Percy Harvin Return: Seahawks Can't Afford to Rush Star WR Back Into Action

Jesse ReedCorrespondent IOctober 30, 2013

May 20, 2013; Seattle, WA, USA; Seattle Seahawks wide receiver Percy Harvin (11) participates in organized team activities at the Virginia Mason Athletic Center Mandatory Credit: Joe Nicholson-USA TODAY Sports

Percy Harvin must not come back from his injury before he's 100 percent healthy.

He is one of the NFL's most dynamic offensive players when healthy, and the Seattle Seahawks could use his playmaking abilities right now. But rushing him back before he's absolutely, positively ready to play would doom this team's Super Bowl hopes.

Alhough the Seahawks enter the second half of the season with an NFC-best record of 7-1, the offense has been less than impressive.

Ranking No. 15 in the league in total yardage per game, the Seahawks rely on a punishing rushing attack to get the job done. Meanwhile, Russell Wilson leads the league's No. 28-ranked passing attack, averaging just 199 yards per game. 

Making matters worse, Sidney Rice was lost for the season after he tore an ACL in the brutally contested win on the road against the St. Louis Rams on Monday Night Football. He was placed on the team's injured reserve list, as noted by the Seahawks on Twitter. Ricardo Lockette replaces him on the team's active roster:

During that contest in St. Louis, the Rams outmatched Seattle's offensive line on both running and passing plays. Marshawn Lynch was stymied to the tune of 23 rushing yards, and Wilson passed for just 139 yards while getting sacked seven times. 

Seattle was lucky to get out with a win, and you have to believe that a team that featured a quarterback other than Kellen Clemens would have figured out a way to finish the job against the obviously wounded Seahawks.

The Seahawks don't currently feature a go-to receiver. 

/Getty Images

Golden Tate, Doug Baldwin and Jermaine Kearse are all role players who don't demand double-teams. Against an average opponent, this isn't an issue, as Seattle's overall talent in all three phases of the game is superior to most teams.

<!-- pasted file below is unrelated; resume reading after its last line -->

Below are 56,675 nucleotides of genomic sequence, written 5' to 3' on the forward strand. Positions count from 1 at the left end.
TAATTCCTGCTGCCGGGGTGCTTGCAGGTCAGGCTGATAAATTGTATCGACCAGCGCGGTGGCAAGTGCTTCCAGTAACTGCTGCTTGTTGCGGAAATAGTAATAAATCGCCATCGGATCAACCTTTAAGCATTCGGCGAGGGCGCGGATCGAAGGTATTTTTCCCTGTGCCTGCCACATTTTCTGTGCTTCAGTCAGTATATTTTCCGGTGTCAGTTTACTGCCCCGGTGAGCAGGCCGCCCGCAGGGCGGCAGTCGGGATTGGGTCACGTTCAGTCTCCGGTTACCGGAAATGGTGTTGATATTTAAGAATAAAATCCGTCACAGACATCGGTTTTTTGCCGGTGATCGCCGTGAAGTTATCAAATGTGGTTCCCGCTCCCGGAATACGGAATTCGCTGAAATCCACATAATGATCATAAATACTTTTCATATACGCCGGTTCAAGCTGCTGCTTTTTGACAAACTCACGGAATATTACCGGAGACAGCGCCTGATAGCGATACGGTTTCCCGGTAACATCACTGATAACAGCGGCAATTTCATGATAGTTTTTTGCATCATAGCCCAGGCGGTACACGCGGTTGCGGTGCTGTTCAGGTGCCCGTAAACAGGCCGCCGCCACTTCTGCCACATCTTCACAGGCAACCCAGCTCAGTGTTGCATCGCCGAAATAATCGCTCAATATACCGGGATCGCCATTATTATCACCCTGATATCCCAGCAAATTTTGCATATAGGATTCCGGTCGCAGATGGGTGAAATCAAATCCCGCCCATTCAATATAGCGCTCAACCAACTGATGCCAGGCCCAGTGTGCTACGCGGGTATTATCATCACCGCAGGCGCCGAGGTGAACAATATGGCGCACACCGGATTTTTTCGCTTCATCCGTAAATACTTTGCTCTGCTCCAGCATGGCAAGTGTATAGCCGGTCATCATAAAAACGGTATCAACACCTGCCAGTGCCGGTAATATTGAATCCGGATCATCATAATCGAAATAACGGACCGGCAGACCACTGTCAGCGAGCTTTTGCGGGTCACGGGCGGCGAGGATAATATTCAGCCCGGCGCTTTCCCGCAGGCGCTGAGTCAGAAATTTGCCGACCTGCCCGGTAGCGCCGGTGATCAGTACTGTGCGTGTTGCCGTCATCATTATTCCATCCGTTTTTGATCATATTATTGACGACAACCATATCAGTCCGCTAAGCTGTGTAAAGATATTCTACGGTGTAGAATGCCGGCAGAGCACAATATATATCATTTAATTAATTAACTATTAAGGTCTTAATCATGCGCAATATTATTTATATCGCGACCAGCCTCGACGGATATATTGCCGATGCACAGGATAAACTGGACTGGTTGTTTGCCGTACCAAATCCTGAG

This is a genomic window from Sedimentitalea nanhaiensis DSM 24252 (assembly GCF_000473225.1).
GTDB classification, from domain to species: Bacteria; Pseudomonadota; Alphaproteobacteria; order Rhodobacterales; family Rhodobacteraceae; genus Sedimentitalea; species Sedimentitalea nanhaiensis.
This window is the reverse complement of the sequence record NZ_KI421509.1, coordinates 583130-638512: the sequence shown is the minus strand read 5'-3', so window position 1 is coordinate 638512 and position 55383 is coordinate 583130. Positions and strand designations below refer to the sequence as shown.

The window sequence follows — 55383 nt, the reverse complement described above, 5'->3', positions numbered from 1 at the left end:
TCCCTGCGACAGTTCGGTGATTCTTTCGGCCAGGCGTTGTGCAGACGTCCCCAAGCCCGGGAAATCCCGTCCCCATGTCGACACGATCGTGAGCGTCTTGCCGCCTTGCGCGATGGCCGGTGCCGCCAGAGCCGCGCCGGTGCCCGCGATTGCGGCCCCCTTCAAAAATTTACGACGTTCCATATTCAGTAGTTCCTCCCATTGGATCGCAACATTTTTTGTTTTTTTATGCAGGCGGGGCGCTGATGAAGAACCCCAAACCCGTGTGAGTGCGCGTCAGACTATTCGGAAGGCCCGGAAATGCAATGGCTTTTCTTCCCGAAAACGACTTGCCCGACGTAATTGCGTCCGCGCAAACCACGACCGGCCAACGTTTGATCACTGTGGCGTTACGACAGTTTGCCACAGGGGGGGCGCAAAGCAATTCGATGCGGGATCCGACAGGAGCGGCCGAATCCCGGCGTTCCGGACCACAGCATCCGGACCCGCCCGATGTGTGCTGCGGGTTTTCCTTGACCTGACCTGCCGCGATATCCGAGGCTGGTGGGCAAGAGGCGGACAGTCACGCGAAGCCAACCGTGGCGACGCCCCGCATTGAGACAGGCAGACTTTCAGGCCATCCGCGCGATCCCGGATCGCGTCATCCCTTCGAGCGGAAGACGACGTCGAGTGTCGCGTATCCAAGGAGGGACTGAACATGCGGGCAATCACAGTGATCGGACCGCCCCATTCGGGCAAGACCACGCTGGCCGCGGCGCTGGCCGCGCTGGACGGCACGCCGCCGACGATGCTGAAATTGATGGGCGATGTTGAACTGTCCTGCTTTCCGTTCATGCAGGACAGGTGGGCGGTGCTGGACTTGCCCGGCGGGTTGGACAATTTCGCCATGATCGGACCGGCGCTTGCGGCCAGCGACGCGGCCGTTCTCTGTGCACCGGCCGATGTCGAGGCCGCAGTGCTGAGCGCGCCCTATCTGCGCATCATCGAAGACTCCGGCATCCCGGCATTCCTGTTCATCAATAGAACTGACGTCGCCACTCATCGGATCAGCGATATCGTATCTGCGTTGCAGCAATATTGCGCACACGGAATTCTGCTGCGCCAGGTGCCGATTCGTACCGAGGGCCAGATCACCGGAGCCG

However, against a playoff-caliber team with an explosive offense like the Indianapolis Colts, Denver Broncos, New Orleans Saints or even the San Francisco 49ers (in San Francisco, of course), this limited offensive attack of Seattle will not be sufficient to win. 

Especially in a scenario like we saw against St. Louis, where Lynch and the team's running game weren't functioning properly. 

Needless to say, adding one of the league's most exhilarating playmakers to the starting lineup would go a long way toward improving this lack of offensive firepower. 

Harvin's ability to beat defenses both horizontally and vertically will open things up for the rest of his teammates. He is a go-to player—even if he doesn't possess the prototypical size of a Calvin Johnson or Dez Bryant—and he does demand double-teams.

He's going to be a huge part of what Seattle does on offense heading into late November and into the final playoff push. 

After Harvin was cleared for practice recently, head coach Pete Carroll told reporters Harvin would be sitting out Wednesday's practice to spend time with the "rehab guys," as the Seahawks noted on Twitter:

He's clearly not ready to hit the ground running at this time, and fans must remember his hip injury wasn't a minor one. Barring a catastrophic setback, however, Harvin should be good to go at some point in the future. 

But if he's rushed back into action and aggravates his hip injury, then the Seahawks will be in trouble on offense going up against the top teams in the NFC come playoff time. 


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